There are essentially five ways an individual can transfer property to their loved ones upon their death. Depending on the age of the persons who will be receiving property or the dynamics among family members who are receiving the property, it is important to choose your method of transfer very carefully.
Leave Property Titled Solely in Your Name (i.e. do nothing to plan for property after your death) – If you do absolutely nothing to pre-plan for the transfer of your assets and your property is titled solely in your name at the time of your death, your property will need to be “probated.” This means that a court will order your property to be divided equally among your surviving relatives according to the probate laws of your state. Basically, the courts, via state statutes, decide who your property will pass to upon your death. It usually takes about nine months or longer before all of your assets are distributed (obviously the length of the proceedings varies greatly depending on the circumstances).
Establish a Last Will and Testament – Establishing a Last Will and Testament allows you to provide written instructions on how your property is to be divided upon your death. In your Will, you designate an “executor” of your estate, who opens a probate estate. With the close supervision of the court, your executor will distribute your property as you have outlined in your Will. The process of probating your Will usually takes about nine months (again, the length of probate proceedings varies greatly). A Will can be advantageous as a court becomes involved in the distribution of your assets to ensure family dynamics do not affect your testamentary wishes.
Add a Joint Owner with Right of Survivorship to Your Property – Adding a joint owner with the right of survivorship to your property (a joint tenant) will pass 100% of that property to the joint owner upon your death. There is no probate necessary. This is often the way spouses choose to title their property. Joint tenancy can, however, be a problem. For instance, if a child is added to an account and that child is later sued (divorce, car accident, etc.), 100% of that account may be subject to the lawsuit and the parent may be left with no recourse. Joint tenancy “overrides” any Last Will and Testament you may have executed.
Add Beneficiary Designations to Your Property – Adding a beneficiary designation (pay-on-death or transfer-on-death) to your real or personal property is another way to avoid probate. This is same method is available for life insurance policies and pensions. Again, 100% of your property passes to the person(s) you have designated as beneficiary. Unlike a joint owner, however, the beneficiary has no access to your property until you have passed away, thus avoiding any attachments of your assets by the beneficiary’s creditors. Like joint tenancy, however, the beneficiary designations “override” any Last Will and Testament you have executed.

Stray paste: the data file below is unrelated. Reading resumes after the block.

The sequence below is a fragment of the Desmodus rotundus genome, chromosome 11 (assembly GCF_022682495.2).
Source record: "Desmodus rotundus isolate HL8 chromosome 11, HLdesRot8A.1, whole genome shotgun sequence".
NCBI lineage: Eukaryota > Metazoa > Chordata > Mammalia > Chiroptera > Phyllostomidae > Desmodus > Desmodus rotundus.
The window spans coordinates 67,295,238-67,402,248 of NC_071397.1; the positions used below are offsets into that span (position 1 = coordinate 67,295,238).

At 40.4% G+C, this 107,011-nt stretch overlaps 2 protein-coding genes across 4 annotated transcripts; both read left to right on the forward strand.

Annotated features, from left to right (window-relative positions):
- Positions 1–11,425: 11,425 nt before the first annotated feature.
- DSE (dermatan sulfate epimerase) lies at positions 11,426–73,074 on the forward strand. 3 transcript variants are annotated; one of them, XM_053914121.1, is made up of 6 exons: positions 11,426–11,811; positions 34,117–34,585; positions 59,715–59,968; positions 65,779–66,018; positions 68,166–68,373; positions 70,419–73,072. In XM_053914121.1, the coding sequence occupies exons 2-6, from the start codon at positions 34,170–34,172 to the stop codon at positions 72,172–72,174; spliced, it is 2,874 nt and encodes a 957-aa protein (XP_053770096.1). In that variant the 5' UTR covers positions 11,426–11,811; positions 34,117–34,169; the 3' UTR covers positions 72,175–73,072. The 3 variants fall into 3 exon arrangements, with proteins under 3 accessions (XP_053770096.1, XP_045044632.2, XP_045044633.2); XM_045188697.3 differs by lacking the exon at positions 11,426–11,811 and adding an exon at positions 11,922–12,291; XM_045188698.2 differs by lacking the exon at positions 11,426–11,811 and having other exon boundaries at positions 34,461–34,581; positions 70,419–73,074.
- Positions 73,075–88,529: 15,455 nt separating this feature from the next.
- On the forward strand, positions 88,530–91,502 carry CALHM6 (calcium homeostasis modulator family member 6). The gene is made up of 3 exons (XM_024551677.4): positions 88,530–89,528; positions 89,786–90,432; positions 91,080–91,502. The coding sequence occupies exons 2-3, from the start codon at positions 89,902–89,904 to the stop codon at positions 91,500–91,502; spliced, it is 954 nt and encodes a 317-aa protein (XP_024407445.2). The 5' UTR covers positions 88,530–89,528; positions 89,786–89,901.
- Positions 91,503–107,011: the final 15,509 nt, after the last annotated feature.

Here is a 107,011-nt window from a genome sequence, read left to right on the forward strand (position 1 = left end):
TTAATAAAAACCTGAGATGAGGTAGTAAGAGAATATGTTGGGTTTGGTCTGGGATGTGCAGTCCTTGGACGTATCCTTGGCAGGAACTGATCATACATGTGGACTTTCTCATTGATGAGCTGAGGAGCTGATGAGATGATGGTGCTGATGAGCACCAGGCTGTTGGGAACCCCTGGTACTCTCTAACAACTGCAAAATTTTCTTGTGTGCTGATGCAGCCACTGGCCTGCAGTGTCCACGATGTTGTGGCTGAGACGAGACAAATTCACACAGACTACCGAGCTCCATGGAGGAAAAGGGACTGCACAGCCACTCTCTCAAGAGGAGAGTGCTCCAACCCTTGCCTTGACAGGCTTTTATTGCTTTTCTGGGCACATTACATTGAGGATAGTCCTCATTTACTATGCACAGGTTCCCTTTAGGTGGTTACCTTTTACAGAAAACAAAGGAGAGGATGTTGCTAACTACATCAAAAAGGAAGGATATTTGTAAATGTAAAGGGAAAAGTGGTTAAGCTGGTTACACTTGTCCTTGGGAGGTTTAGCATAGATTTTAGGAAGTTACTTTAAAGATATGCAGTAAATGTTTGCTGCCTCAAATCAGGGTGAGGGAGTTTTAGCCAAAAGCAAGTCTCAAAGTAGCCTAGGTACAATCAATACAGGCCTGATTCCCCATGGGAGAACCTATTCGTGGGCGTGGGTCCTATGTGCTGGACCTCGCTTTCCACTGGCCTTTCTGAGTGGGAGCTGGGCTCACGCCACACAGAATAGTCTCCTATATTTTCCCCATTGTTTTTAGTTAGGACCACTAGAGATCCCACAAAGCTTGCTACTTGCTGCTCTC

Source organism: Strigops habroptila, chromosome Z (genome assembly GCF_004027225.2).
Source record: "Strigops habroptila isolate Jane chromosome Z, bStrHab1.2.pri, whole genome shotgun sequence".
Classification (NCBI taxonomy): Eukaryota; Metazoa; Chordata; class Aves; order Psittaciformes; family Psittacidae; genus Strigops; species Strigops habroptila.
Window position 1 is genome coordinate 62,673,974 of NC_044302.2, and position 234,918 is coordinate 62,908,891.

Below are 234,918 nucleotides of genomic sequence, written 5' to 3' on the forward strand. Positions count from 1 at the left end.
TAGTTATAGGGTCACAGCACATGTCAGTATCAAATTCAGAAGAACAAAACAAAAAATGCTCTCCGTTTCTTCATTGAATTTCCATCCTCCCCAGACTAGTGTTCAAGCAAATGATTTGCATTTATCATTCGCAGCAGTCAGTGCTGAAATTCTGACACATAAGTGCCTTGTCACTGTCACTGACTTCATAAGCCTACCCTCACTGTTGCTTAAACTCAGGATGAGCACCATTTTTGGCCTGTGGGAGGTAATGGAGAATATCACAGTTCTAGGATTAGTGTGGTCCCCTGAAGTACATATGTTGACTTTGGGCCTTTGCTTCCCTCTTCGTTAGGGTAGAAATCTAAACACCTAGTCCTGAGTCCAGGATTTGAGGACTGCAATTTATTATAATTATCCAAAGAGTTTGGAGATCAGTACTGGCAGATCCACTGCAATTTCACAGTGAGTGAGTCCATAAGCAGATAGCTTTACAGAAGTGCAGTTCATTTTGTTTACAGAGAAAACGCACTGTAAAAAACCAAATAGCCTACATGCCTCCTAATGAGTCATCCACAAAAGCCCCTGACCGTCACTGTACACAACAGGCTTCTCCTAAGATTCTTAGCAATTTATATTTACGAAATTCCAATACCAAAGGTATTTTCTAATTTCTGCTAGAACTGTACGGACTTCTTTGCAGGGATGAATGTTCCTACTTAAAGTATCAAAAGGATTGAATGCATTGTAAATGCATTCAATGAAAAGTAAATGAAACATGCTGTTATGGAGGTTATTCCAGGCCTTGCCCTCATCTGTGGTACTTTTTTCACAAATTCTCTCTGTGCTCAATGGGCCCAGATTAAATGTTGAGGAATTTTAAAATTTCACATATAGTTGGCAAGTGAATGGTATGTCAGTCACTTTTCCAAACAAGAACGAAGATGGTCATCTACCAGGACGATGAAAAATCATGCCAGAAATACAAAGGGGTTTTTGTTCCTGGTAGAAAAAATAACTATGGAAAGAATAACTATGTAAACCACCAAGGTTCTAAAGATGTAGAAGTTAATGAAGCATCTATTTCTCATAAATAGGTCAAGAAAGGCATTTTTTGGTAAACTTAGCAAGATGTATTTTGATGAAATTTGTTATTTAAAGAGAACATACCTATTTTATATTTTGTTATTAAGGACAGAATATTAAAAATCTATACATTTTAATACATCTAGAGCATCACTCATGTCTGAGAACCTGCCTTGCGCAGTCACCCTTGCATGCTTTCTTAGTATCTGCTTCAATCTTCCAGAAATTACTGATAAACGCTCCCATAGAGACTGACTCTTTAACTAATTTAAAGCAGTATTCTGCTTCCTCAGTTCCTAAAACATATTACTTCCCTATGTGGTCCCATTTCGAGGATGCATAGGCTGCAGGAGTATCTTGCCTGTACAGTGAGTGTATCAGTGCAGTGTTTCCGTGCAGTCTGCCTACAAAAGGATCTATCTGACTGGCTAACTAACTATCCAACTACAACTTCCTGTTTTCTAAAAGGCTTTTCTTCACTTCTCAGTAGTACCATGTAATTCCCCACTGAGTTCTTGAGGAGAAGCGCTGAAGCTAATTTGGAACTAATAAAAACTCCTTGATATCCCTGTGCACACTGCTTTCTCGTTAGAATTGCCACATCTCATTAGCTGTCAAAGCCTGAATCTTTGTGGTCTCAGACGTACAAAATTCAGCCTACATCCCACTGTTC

Establish a Revocable Living Trust – A Revocable Living Trust is an estate planning document which allows an individual to direct another person (the Trustee) to distribute property upon their death, according to specific wishes. Unlike a Will, however, a Revocable Living Trust is not probated. In addition to avoiding the time and expense of a court proceeding, the benefits of a revocable living trust are numerous: they ensure your financial affairs remain private (as court records are open to the public); they allow an individual to retain control over their property while they are alive; they can incorporate planning for your potential incapacity; and they sometimes result in estate tax savings.
Before adding anyone to your accounts or drafting any estate planning documents, you should contact an experienced elder law attorney who can advise you on the advantages and the pitfalls of the various methods of transferring your property at death (including the requirements under Medicaid law).
The above information is general and does not constitute legal advice. Before taking action to avoid probate, you should consult an estate planning attorney who can examine your specific situation and advise you accordingly.
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